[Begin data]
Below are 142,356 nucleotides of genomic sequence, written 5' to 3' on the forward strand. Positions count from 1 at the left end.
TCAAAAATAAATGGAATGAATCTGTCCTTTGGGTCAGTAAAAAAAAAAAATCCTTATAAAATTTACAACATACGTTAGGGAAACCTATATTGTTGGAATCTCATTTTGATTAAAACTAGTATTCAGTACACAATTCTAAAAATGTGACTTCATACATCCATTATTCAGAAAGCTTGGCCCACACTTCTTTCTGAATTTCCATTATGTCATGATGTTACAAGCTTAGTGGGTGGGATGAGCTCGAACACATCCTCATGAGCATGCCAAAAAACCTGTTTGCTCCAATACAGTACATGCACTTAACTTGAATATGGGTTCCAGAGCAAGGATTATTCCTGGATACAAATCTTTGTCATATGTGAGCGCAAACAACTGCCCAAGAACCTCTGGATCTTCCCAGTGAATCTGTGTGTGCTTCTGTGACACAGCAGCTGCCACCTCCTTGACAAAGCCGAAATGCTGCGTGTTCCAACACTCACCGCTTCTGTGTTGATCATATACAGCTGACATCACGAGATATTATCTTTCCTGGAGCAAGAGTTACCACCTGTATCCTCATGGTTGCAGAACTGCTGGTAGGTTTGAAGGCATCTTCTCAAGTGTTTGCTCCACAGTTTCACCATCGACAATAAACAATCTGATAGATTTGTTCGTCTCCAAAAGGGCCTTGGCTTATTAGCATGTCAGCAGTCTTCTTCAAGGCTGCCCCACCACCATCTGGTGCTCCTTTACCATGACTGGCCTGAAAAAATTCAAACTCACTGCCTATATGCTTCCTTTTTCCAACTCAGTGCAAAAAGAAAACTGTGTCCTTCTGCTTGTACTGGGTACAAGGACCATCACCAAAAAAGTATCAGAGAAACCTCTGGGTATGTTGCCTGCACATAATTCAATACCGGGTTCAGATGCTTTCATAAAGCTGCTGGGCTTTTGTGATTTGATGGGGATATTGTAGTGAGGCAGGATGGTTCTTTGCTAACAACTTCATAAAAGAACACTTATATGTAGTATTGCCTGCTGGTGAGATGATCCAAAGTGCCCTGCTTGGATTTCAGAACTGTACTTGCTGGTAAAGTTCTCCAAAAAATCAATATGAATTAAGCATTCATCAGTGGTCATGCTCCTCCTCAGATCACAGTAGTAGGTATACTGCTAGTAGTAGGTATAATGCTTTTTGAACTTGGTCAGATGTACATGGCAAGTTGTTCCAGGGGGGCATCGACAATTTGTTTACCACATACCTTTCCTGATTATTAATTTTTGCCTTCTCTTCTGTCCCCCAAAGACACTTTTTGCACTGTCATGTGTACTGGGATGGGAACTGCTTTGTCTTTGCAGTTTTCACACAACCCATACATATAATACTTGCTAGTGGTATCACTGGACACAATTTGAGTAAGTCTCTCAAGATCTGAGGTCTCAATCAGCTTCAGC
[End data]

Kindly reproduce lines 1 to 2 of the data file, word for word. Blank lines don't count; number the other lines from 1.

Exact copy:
Below are 142,356 nucleotides of genomic sequence, written 5' to 3' on the forward strand. Positions count from 1 at the left end.
TCAAAAATAAATGGAATGAATCTGTCCTTTGGGTCAGTAAAAAAAAAAAATCCTTATAAAATTTACAACATACGTTAGGGAAACCTATATTGTTGGAATCTCATTTTGATTAAAACTAGTATTCAGTACACAATTCTAAAAATGTGACTTCATACATCCATTATTCAGAAAGCTTGGCCCACACTTCTTTCTGAATTTCCATTATGTCATGATGTTACAAGCTTAGTGGGTGGGATGAGCTCGAACACATCCTCATGAGCATGCCAAAAAACCTGTTTGCTCCAATACAGTACATGCACTTAACTTGAATATGGGTTCCAGAGCAAGGATTATTCCTGGATACAAATCTTTGTCATATGTGAGCGCAAACAACTGCCCAAGAACCTCTGGATCTTCCCAGTGAATCTGTGTGTGCTTCTGTGACACAGCAGCTGCCACCTCCTTGACAAAGCCGAAATGCTGCGTGTTCCAACACTCACCGCTTCTGTGTTGATCATATACAGCTGACATCACGAGATATTATCTTTCCTGGAGCAAGAGTTACCACCTGTATCCTCATGGTTGCAGAACTGCTGGTAGGTTTGAAGGCATCTTCTCAAGTGTTTGCTCCACAGTTTCACCATCGACAATAAACAATCTGATAGATTTGTTCGTCTCCAAAAGGGCCTTGGCTTATTAGCATGTCAGCAGTCTTCTTCAAGGCTGCCCCACCACCATCTGGTGCTCCTTTACCATGACTGGCCTGAAAAAATTCAAACTCACTGCCTATATGCTTCCTTTTTCCAACTCAGTGCAAAAAGAAAACTGTGTCCTTCTGCTTGTACTGGGTACAAGGACCATCACCAAAAAAGTATCAGAGAAACCTCTGGGTATGTTGCCTGCACATAATTCAATACCGGGTTCAGATGCTTTCATAAAGCTGCTGGGCTTTTGTGATTTGATGGGGATATTGTAGTGAGGCAGGATGGTTCTTTGCTAACAACTTCATAAAAGAACACTTATATGTAGTATTGCCTGCTGGTGAGATGATCCAAAGTGCCCTGCTTGGATTTCAGAACTGTACTTGCTGGTAAAGTTCTCCAAAAAATCAATATGAATTAAGCATTCATCAGTGGTCATGCTCCTCCTCAGATCACAGTAGTAGGTATACTGCTAGTAGTAGGTATAATGCTTTTTGAACTTGGTCAGATGTACATGGCAAGTTGTTCCAGGGGGGCATCGACAATTTGTTTACCACATACCTTTCCTGATTATTAATTTTTGCCTTCTCTTCTGTCCCCCAAAGACACTTTTTGCACTGTCATGTGTACTGGGATGGGAACTGCTTTGTCTTTGCAGTTTTCACACAACCCATACATATAATACTTGCTAGTGGTATCACTGGACACAATTTGAGTAAGTCTCTCAAGATCTGAGGTCTCAATCAGCTTCAGC